Ten ways the Internet could be better

I am chairing a panel at the TMRW event in Manchester on 20th May. They have titled the session “The Internet is Broken: Who’s Going to Fix It?”. This has made me think: knowing what we now know, how might the Internet become better in future?

More transparent

Today’s Internet has no “introspection” capability to look inside it. I’d like an Internet that both said what it did, and did what it said. Is this access link fixed or wireless? Which jurisdiction is it associated with? What’s the performance promise (if any) on offer? Is there a captive portal splash screen? Is there a service quality issue right now?

The APIs for these don’t yet exist. I wish they did.

Cheaper for everyone

The essence of broadband is sharing a common resource. I’d like an Internet that intensified the sharing, lowering costs for everyone. Today’s Internet is too reliant on idleness to work, which defeats the purpose of packet networking. It also carries all the bulk traffic with the same cost structure as real-time data. Better scheduling of that data could drive significantly lower costs.

If we simplified the Internet it would be easier to automate and cheaper to operate. The piles of kludges we have built over decades interact in unpredictable ways, throwing up new problems. There is now exploding complexity for network engineers that we need to tame and automate.

More reliable and resilient

It is true that packet data combined with the right transport protocols allows you to recover from “damage”. However, that recovery process is slow and impacts the user experience. A better Internet would allow for local outages to be detected and routed around in milliseconds, not seconds.

Today’s Internet is very poor at what is called “multi-homing”, which allows for several redundant connections to one application. Fixing some architectural issues around routing would make it normal to be able to fail-over connectivity without any impact on the user.

Predictable performance

Who wouldn’t like live voice and streaming video that just worked! It is too much to ask for? Unfortunately, the IETF’s efforts in this direction look doomed to fail.

The Panglossian hope for “too cheap to meter” abundance doesn’t exist. We can’t all have the best performance all the time. We need improved mechanisms and incentives for things to predictably fail in the “right “ (or at least “good enough”) order.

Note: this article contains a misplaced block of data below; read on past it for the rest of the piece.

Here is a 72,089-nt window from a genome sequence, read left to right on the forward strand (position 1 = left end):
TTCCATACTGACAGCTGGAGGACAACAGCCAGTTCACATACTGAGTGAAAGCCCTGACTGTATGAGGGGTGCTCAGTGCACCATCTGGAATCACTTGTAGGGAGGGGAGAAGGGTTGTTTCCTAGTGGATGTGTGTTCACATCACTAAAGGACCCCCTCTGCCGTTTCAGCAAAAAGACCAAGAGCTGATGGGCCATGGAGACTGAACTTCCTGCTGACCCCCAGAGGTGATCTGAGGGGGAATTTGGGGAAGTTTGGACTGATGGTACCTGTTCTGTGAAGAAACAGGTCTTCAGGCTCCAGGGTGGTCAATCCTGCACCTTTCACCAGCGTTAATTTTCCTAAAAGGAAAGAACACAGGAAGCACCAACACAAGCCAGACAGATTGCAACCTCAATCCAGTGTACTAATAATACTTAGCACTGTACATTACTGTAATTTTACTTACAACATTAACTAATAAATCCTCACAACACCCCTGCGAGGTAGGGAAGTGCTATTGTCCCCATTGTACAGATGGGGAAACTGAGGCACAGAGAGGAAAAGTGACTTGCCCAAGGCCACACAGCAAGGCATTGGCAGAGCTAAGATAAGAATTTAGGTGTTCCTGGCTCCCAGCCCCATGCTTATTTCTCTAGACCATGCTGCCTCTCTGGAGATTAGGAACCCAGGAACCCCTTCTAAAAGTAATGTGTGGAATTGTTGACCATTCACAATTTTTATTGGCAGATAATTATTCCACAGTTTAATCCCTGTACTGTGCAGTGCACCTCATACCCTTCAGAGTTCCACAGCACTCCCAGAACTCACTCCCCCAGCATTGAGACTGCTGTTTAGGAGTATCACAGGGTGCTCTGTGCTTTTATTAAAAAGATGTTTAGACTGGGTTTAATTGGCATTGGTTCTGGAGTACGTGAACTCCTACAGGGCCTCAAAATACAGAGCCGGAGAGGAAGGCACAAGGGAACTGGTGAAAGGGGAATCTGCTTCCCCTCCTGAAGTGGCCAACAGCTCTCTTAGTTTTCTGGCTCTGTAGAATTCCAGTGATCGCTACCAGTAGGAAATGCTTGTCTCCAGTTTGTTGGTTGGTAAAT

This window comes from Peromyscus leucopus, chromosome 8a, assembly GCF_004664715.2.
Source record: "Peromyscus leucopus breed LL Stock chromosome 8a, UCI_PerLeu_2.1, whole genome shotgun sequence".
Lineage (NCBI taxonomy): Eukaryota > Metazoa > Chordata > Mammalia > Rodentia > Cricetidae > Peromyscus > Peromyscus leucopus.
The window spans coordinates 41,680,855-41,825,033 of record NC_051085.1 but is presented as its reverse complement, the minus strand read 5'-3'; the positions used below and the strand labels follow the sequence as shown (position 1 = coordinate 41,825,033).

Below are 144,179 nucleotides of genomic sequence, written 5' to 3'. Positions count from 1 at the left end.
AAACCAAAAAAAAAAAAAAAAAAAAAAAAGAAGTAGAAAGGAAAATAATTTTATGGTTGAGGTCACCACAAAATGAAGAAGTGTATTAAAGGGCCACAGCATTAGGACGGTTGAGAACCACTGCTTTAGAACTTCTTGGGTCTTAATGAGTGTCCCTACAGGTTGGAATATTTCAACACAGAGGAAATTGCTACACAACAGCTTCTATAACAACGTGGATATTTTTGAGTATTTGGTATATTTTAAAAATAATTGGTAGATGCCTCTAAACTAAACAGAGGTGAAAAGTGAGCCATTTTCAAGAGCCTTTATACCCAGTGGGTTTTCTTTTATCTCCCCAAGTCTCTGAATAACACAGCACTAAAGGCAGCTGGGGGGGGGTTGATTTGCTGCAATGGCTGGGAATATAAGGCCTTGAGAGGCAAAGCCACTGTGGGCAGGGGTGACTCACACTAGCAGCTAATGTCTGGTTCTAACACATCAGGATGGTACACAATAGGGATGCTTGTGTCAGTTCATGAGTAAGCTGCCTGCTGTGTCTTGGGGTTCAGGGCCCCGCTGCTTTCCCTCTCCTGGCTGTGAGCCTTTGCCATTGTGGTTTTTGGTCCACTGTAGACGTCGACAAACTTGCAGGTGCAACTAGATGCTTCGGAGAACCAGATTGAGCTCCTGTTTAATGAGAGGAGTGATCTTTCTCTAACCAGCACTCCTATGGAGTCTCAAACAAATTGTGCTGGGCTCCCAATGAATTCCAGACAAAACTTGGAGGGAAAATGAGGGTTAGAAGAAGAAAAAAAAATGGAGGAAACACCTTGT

Safer for society

The current Internet is lacking robust intellectual and theoretical foundations. It collapsed completely in the 1980s, chucks up nasty performance surprises, hits painful scaling limits, and suffers for a growing internal “statistical noise”.

A better Internet would be more like the power grid, where we fully understand its operation, can model its safety, and can depend on its sustainable operation. We would be able to automatically isolate any performance problems with total certainty over cause and effect.

Integrated security

The Internet’s design is really a big scaled-up LAN. It has the same basic security architecture as the 1970s research networks it emerged from. Everyone is trusted to connect to everyone else.

Today’s world has a different threat structure to the 1970s, and the costs of failure are higher. I’d like an Internet with proper security controls over association of end points. Denial-of-service attacks should simply not be possible. Intruders would be easily tracked.

Wider choice and no lock-in

When you buy a broadband service today you are locked into a single ISP that provides every broadband service (Internet, VoIP, video, small cells, etc). I’d like to have back the best of the PSTN, where we had a choice of dial-up providers and could switch services. Unlike the PSTN, I’d like to be able to run many of those services concurrently over a single common, shared infrastructure.

Made for mobile

When we went from fixed access to mobile access, we lifted and shifted protocols that were not designed for the purpose. As a result performance when mobile is poor: TCP/IP isn’t suitable for dealing with rapidly-varying radio conditions. We’ve also created a set of hacks to enable mobility (e.g. 3GPP and HLRs) that are disconnected from the underlying architecture.

A radical simplification and cost reduction is possible. A “mobile first” approach to protocol design would have other collateral benefits, such as better battery life and faster hand-overs. These are especially important for sensor networks and wearables.

Extensible by all

Today’s Internet is very successful at creating a “connectivity commons”. Everyone can interconnect without worrying about how anyone else implemented their part of the network. However, this compatibility has serious limits.

As an end user or a local community, I can’t easily add on extra bit of network and truly integrate it into the Internet. I am at the mercy of a service provider, or I have to make my network pretend it’s a single device. There’s little or no common interoperability for service management and operational performance.

A better Internet world allow much more democratic “bottom-up” construction of networks, and make us less dependent on feudal “top-down” providers.

Harmonious and happy

The last thing I’d like is an Internet that engenders more peace and consensus. This is a technical wish for improved technologies of sharing. Today’s Internet has us all polluting a common resource, yet greedily scooping up the best quality for ourselves. I’d also like an Internet that was less conflict-ridden in terms of policy, with a sound scientific basis for technical decisions.

Achieving this harmony requires us to collectively envision a better Internet, and collaboratively move towards it.

How would you like the Internet to be better? I am curious to know.

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